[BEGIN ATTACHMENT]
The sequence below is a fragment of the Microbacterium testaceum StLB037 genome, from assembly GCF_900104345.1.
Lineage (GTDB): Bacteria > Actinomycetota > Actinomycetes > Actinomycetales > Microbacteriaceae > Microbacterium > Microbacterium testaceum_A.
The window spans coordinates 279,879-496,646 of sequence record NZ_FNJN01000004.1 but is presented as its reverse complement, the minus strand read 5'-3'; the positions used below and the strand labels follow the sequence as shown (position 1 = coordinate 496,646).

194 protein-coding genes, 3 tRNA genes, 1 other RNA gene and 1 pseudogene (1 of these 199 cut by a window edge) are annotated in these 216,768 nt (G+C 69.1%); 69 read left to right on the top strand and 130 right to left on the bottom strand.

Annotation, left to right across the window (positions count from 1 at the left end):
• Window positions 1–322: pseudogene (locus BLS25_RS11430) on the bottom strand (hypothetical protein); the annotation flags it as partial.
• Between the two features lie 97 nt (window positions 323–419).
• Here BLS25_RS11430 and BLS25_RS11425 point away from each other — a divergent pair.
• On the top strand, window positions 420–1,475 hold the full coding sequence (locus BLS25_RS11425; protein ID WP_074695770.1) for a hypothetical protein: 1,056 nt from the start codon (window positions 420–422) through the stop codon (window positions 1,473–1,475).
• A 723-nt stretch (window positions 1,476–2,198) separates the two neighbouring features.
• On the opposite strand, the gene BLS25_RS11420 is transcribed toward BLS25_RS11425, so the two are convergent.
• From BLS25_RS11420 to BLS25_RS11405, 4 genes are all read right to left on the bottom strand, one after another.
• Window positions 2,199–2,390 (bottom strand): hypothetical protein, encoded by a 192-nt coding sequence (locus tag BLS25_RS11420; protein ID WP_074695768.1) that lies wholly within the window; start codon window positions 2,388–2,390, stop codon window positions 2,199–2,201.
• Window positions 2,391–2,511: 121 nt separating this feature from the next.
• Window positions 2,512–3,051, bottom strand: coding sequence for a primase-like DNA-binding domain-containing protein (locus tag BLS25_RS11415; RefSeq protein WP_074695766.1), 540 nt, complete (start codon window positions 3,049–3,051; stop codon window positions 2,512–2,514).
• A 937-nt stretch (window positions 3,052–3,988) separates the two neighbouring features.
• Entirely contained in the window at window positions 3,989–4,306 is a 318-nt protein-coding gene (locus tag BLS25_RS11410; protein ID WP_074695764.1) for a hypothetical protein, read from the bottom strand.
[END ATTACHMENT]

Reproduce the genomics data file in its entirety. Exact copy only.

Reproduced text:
The sequence below is a fragment of the Microbacterium testaceum StLB037 genome, from assembly GCF_900104345.1.
Lineage (GTDB): Bacteria > Actinomycetota > Actinomycetes > Actinomycetales > Microbacteriaceae > Microbacterium > Microbacterium testaceum_A.
The window spans coordinates 279,879-496,646 of sequence record NZ_FNJN01000004.1 but is presented as its reverse complement, the minus strand read 5'-3'; the positions used below and the strand labels follow the sequence as shown (position 1 = coordinate 496,646).

194 protein-coding genes, 3 tRNA genes, 1 other RNA gene and 1 pseudogene (1 of these 199 cut by a window edge) are annotated in these 216,768 nt (G+C 69.1%); 69 read left to right on the top strand and 130 right to left on the bottom strand.

Annotation, left to right across the window (positions count from 1 at the left end):
• Window positions 1–322: pseudogene (locus BLS25_RS11430) on the bottom strand (hypothetical protein); the annotation flags it as partial.
• Between the two features lie 97 nt (window positions 323–419).
• Here BLS25_RS11430 and BLS25_RS11425 point away from each other — a divergent pair.
• On the top strand, window positions 420–1,475 hold the full coding sequence (locus BLS25_RS11425; protein ID WP_074695770.1) for a hypothetical protein: 1,056 nt from the start codon (window positions 420–422) through the stop codon (window positions 1,473–1,475).
• A 723-nt stretch (window positions 1,476–2,198) separates the two neighbouring features.
• On the opposite strand, the gene BLS25_RS11420 is transcribed toward BLS25_RS11425, so the two are convergent.
• From BLS25_RS11420 to BLS25_RS11405, 4 genes are all read right to left on the bottom strand, one after another.
• Window positions 2,199–2,390 (bottom strand): hypothetical protein, encoded by a 192-nt coding sequence (locus tag BLS25_RS11420; protein ID WP_074695768.1) that lies wholly within the window; start codon window positions 2,388–2,390, stop codon window positions 2,199–2,201.
• Window positions 2,391–2,511: 121 nt separating this feature from the next.
• Window positions 2,512–3,051, bottom strand: coding sequence for a primase-like DNA-binding domain-containing protein (locus tag BLS25_RS11415; RefSeq protein WP_074695766.1), 540 nt, complete (start codon window positions 3,049–3,051; stop codon window positions 2,512–2,514).
• A 937-nt stretch (window positions 3,052–3,988) separates the two neighbouring features.
• Entirely contained in the window at window positions 3,989–4,306 is a 318-nt protein-coding gene (locus tag BLS25_RS11410; protein ID WP_074695764.1) for a hypothetical protein, read from the bottom strand.